"You know, coming back again is a groovy thing. When was the last visit I paid here? Well, years years ago." For a throwback like him, alas, probably there won't be another time, given the fact that Pansarmuseet is going to move to a new home on the other side of the country and the present location is to close down in the new year.

I guess only a bike such as this one would remain staying there out of the same roadside obscurity.

- Off note as of 2008/05/30

According to an updated SvD article, the entire tank regiment P 4 in Skaraborg, which was grounded in the year of 1631, would have to be abolished under the government's current plan. This Swedish regiment has seen action most recently in Afghanistan. Read how locals reacted here.

söndag, december 24, 2006

Outside it's dark and cold

The first time the true spirit of Sankta Lucia found me as a receptive mind was during a St. Lucia Day celebration I took part in at Svenska teologiska institutet in Jerusalem on December 13, 2002. The setting of the Holy Land rendered the original religious meaning of the holiday particularly edged. Until then I didn't even know that St. Lucy had been a martyr from Sicily and the tune of the melody Neapolitan. But the fact that the name of the saint meant "light", hence "the way of light" through "in Lucy", and the fact that the fête was around the very day of the winter solstice, when outside it's dark and cold in the far North, made the Scandinavian trait of this tradition distinctly appealing to me. As an outsider, I wished someday I could even have a personalized experience of the Nordic land.

This year I witnessed the St. Lucia procession at Habo Church near Jönköping in Sweden. The building was built entirely in wood, and was "one of four churches whose pictures were reproduced by the Swedish Post Office Christmas stamps abroad" in the same 2002. Four years have passed, my life is again at a crossroad. Again I hear "natten går tunga fjät". The night walks with heavy steps.

More photos you'll find in my gallery on St. Lucia celebration:
Click Here

fredag, september 29, 2006

Two Hands

Traveling can be a wearing experience. During my last voyage on an InterCity train, I had two big cumbersome suitcases with me, which proved unwieldy travel companions. There wasn't enough room near my seat, however, so I had to leave them down the aisle and keep an open eye. On the other hand, two merry neighbors sitting next to me seized the rest of my attention. This was more fortunate as a casual chat with them made the time spent on the journey less a pain. In the end I decided to make some fun. I asked them to be my make-shift models and got their permission promptly. As you see, in such a situation the two happy travelers were just glad to lend me a hand, or two. Literally.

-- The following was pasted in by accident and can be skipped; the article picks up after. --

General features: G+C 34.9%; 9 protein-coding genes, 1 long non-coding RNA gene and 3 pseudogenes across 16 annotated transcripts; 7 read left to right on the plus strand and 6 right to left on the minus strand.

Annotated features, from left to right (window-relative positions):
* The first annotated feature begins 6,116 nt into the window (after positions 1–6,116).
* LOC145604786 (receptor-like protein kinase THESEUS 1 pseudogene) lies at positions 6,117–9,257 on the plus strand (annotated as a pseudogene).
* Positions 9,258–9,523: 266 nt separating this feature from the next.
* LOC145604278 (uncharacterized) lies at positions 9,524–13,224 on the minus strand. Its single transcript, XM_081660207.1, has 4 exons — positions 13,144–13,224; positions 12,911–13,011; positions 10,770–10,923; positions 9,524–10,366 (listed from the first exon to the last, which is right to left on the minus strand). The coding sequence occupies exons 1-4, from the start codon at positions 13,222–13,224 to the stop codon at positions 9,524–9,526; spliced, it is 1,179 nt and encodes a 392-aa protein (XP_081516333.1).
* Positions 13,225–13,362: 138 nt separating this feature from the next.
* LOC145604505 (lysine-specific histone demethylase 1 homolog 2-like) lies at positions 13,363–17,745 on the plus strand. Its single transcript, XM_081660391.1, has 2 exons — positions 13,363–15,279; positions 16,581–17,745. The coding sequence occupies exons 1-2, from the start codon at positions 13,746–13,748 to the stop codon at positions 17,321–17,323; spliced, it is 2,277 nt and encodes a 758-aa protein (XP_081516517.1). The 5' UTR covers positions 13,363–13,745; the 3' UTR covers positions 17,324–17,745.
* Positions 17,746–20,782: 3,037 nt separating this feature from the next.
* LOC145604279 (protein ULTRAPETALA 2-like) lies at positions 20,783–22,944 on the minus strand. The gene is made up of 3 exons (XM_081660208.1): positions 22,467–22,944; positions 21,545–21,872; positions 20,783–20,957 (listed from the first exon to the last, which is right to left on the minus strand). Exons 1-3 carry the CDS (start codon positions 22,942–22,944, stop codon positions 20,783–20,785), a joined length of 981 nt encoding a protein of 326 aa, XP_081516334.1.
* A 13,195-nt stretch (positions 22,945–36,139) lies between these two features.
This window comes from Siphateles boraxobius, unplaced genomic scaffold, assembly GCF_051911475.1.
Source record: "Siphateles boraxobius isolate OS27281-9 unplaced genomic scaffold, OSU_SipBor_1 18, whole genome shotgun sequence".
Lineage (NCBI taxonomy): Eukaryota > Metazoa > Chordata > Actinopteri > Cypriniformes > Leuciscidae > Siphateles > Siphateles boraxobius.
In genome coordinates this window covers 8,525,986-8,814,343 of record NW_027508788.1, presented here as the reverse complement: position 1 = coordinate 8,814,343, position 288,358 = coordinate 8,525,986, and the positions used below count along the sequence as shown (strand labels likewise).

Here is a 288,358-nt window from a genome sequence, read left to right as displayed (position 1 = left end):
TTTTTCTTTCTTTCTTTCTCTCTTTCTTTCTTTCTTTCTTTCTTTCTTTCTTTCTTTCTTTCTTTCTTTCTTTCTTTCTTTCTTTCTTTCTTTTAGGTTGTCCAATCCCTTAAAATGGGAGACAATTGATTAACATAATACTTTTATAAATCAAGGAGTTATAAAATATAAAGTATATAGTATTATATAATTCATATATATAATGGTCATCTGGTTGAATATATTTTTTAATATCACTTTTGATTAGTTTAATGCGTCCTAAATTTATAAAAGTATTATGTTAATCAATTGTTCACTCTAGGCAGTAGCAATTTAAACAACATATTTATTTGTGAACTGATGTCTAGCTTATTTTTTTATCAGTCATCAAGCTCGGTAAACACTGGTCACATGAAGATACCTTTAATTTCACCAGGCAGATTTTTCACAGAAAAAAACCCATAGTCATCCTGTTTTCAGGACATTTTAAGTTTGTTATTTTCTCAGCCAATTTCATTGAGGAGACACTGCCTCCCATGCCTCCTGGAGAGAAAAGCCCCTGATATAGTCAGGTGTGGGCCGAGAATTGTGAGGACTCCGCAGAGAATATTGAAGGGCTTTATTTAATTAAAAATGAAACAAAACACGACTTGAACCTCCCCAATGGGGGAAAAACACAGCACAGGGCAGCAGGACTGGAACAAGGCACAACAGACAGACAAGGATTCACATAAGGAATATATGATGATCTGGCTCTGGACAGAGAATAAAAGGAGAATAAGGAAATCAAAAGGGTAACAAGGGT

I was strolling down a sidewalk in town when I passed our 2006 Youth Summer Festival scene. The voice of a local singer on the stage almost instantly captivated me, so I stopped and listened. It reminded me of that of Tori Amos. Ben oui, évidemment elle semblait avoir du chien... Luckily I remembered my camera was with me just when needed. I did a small exercise of photo shooting in the next 4 minutes and felt real good.

I was quite ashamed by the fact that I couldn't find out her name afterwards. If someone delivers me an F grade based on my lack of journalistic acumen, oh, I have to accept that.

Now only her tunes count for me, I think.

torsdag, september 28, 2006

Jewish Berlin

Recently while on a trip to Berlin, I was rereading in a night train one of Haim Hazaz's short stories, "The Sermon", which had been a subject for our discussion in a Jewish History seminar. I glanced through the pages and ruminated at some length. Repeating the platitude can be a bore. Then, all of a sudden, this line caught my eye: "The talk is over! Boys, go out and play football."

As I set off to Berlin, the ongoing event of World Cup rendered me a feel of fresh excitement. Surely Berlin was a place brimming with historical poignancy and I had expected my first-time visit to the city to be an experience delved mostly into the past. It's hard to imagine, indeed, history could be in any way eschewed in Berlin. But still, I began to sense the inexorable pull of time right here and wondered aloud how man should properly advance in a different playfield than erstwhile was the case.

Many thoughts linger on my mind. For now I share with you some snapshots of Jewish Berlin that I hope you find interesting.

1. The New Synagogue in Oranienburger Street. The main hall is no longer there nowadays. Really impressive façade at the street front. On the Kristallnacht the synagogue remained undamaged because "a courageous German police officer preserved it being burnt down".